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Google and Bing Accused by Lobbyist Groups of Directing Users to Illegal Copies of Music

Business & GovernmentNews
by Erica Thinesen
, 27 Jan 2012News

A coalition of entertainment industry groups has complained to the government that Google and other search engines have "overwhelmingly" redirected music listeners to various illegal copies of copyrighted online tracks.

According to a confidential document obtained under the Freedom of Information Act, lobbying groups operating for leading rights holders are claiming that Google's Search engine and Microsoft's Bing has been making it "much more difficult" for users to get legal movies and music online.

The private and confidential document has requested the government to set up a voluntary body capable of removing rogue websites appear in web search results.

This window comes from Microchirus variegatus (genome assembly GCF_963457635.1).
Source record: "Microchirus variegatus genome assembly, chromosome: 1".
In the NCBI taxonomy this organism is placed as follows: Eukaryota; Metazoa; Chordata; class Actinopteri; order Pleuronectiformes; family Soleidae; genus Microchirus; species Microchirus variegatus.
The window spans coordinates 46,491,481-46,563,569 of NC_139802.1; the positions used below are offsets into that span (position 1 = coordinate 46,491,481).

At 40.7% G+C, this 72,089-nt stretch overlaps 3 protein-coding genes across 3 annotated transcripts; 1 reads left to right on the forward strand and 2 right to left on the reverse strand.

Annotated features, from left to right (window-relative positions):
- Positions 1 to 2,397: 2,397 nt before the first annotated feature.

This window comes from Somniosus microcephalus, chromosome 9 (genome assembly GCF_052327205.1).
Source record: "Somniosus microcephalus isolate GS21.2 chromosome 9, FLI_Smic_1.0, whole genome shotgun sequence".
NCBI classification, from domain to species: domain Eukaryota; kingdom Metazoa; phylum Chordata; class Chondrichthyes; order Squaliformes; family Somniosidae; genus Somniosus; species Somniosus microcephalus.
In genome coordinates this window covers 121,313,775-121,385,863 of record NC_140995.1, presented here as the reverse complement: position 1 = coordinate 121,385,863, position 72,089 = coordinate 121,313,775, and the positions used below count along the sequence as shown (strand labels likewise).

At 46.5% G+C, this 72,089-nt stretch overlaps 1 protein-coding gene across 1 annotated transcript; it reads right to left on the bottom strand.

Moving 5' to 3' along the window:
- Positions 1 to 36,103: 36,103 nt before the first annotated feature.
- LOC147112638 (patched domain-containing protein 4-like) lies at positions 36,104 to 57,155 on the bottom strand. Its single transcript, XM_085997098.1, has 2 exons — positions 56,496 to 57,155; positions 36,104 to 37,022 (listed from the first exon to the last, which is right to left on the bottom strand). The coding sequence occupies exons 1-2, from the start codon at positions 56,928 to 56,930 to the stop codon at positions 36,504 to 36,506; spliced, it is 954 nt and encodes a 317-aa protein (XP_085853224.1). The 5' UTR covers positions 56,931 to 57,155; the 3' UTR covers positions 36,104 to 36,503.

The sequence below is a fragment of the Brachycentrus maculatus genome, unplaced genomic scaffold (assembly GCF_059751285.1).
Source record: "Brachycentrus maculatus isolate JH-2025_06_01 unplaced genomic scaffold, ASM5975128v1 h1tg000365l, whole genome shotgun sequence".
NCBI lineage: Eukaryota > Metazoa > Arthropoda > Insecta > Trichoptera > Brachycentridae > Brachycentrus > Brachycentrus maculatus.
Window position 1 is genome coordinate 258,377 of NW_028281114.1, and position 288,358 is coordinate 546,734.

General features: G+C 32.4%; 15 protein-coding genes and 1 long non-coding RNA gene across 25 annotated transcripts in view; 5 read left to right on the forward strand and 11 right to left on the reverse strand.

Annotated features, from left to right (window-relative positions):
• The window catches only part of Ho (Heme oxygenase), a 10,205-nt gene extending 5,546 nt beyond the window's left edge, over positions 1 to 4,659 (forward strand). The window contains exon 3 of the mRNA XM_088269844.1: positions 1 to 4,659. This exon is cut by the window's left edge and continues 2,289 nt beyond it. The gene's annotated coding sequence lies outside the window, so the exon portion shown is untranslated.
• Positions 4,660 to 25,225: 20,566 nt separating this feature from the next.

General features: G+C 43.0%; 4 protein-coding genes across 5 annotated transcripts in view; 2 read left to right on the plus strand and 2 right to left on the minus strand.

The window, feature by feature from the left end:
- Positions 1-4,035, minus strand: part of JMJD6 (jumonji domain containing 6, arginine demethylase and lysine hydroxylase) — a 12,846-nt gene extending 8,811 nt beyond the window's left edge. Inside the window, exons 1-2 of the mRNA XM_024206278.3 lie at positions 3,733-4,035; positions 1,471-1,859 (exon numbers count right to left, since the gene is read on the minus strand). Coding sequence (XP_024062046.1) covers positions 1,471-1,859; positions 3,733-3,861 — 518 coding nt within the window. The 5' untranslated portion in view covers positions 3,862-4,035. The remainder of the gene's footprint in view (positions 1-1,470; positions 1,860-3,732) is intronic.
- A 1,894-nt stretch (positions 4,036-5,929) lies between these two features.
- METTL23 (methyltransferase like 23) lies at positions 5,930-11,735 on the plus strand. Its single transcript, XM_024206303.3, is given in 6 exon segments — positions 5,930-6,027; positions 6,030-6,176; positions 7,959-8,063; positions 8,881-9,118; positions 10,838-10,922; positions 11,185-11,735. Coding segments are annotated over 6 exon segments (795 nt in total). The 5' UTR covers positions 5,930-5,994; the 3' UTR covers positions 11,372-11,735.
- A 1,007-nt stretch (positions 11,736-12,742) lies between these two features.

In the document, the rights holders stated that, "Consumers rely on search engines to find and access entertainment content and they play a vital role in the UK digital economy."

"At present, consumers searching for digital copies of copyright entertainment content are directed overwhelmingly to illegal sites and services," as published in Scribd.

Google's spokesman stated that the web search giant is very serious about the fight against online piracy and that last year, the company removed more than five million copyright infringing items from its search results. In fact, they will keep on working in close partnership with the rights holders to fight piracy.

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